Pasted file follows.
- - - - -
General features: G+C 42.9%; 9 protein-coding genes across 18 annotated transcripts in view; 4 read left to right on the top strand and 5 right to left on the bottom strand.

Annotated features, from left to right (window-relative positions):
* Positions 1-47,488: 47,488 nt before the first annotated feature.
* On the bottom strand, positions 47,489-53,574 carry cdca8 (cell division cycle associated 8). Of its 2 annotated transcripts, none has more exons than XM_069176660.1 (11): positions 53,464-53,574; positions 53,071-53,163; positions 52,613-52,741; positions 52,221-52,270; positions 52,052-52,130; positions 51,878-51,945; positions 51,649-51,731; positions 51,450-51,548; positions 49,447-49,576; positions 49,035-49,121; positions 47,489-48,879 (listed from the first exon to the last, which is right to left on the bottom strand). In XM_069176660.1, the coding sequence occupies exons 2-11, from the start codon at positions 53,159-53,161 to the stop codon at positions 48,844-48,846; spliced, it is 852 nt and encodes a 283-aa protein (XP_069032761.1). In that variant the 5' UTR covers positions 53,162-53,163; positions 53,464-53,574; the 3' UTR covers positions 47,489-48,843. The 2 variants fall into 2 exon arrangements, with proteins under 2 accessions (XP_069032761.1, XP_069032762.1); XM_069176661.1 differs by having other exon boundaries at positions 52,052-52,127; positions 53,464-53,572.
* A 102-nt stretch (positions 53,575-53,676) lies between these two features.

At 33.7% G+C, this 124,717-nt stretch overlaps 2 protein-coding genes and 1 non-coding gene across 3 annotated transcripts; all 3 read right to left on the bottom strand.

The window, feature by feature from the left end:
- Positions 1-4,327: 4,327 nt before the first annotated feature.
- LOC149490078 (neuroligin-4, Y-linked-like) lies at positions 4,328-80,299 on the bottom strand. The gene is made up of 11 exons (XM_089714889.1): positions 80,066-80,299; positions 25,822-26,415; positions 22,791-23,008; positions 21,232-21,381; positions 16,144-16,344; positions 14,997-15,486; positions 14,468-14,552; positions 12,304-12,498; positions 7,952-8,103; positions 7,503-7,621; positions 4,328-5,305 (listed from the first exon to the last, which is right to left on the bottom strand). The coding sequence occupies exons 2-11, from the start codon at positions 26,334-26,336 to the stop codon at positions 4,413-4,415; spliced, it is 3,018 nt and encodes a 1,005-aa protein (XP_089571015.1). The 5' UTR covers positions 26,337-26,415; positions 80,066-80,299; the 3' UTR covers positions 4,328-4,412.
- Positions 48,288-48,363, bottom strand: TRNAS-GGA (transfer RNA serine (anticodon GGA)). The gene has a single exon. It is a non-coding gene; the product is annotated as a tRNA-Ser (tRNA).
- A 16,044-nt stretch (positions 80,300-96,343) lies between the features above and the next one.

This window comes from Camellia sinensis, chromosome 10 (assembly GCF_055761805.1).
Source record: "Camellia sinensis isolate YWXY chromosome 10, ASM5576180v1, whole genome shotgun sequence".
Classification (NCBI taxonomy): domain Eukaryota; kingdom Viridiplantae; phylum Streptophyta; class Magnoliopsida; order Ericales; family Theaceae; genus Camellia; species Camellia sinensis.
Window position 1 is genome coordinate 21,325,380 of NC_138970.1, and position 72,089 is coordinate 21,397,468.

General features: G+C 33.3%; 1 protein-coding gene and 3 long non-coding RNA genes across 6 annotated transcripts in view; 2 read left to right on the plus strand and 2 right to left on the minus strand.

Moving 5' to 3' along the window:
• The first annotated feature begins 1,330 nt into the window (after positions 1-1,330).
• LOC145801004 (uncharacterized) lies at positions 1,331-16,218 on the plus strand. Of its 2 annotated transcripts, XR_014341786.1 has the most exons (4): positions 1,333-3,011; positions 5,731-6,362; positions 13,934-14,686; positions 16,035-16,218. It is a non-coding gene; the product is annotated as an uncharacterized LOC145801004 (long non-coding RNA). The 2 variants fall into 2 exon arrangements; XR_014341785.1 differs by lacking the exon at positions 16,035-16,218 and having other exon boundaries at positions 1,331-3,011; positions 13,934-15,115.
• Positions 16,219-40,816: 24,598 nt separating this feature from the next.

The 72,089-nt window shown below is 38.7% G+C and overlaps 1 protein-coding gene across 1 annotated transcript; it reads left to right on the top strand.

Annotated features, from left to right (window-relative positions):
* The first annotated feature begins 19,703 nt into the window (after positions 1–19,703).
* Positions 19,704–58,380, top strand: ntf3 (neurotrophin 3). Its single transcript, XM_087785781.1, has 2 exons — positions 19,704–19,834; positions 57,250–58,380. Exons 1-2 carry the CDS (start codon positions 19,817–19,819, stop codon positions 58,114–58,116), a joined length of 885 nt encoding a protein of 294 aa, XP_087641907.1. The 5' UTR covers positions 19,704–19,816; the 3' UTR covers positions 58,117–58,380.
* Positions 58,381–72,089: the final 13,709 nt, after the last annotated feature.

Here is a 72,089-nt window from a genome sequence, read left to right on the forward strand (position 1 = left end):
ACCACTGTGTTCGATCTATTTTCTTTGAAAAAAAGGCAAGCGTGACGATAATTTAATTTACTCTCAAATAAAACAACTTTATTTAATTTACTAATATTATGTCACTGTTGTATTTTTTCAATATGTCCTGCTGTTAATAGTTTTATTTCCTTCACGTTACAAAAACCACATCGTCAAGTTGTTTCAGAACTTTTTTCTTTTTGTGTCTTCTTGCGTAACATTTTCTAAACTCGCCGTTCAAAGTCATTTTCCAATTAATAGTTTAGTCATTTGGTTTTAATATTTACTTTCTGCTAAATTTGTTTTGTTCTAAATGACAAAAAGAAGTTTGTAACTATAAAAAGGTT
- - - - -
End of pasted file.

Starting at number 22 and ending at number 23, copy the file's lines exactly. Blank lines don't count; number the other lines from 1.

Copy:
Annotated features, from left to right (window-relative positions):
* The first annotated feature begins 19,703 nt into the window (after positions 1–19,703).